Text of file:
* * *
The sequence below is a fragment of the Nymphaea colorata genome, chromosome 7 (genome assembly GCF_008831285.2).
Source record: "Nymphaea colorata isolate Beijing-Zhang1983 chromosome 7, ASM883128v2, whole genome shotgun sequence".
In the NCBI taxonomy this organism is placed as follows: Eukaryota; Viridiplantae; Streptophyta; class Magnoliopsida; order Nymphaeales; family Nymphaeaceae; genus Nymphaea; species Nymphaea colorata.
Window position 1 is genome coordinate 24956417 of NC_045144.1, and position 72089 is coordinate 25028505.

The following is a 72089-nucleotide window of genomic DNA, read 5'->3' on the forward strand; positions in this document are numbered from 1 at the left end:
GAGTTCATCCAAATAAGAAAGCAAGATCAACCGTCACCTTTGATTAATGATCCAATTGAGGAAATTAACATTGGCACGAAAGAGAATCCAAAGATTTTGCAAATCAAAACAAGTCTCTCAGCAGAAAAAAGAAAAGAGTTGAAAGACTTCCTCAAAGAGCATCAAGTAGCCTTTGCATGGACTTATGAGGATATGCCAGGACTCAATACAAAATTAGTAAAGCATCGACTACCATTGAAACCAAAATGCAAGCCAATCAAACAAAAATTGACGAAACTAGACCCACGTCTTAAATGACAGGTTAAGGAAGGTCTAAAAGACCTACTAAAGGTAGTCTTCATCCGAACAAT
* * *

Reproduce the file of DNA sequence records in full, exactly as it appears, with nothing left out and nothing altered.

The sequence below is a fragment of the Nymphaea colorata genome, chromosome 7 (genome assembly GCF_008831285.2).
Source record: "Nymphaea colorata isolate Beijing-Zhang1983 chromosome 7, ASM883128v2, whole genome shotgun sequence".
In the NCBI taxonomy this organism is placed as follows: Eukaryota; Viridiplantae; Streptophyta; class Magnoliopsida; order Nymphaeales; family Nymphaeaceae; genus Nymphaea; species Nymphaea colorata.
Window position 1 is genome coordinate 24956417 of NC_045144.1, and position 72089 is coordinate 25028505.

The following is a 72089-nucleotide window of genomic DNA, read 5'->3' on the forward strand; positions in this document are numbered from 1 at the left end:
GAGTTCATCCAAATAAGAAAGCAAGATCAACCGTCACCTTTGATTAATGATCCAATTGAGGAAATTAACATTGGCACGAAAGAGAATCCAAAGATTTTGCAAATCAAAACAAGTCTCTCAGCAGAAAAAAGAAAAGAGTTGAAAGACTTCCTCAAAGAGCATCAAGTAGCCTTTGCATGGACTTATGAGGATATGCCAGGACTCAATACAAAATTAGTAAAGCATCGACTACCATTGAAACCAAAATGCAAGCCAATCAAACAAAAATTGACGAAACTAGACCCACGTCTTAAATGACAGGTTAAGGAAGGTCTAAAAGACCTACTAAAGGTAGTCTTCATCCGAACAAT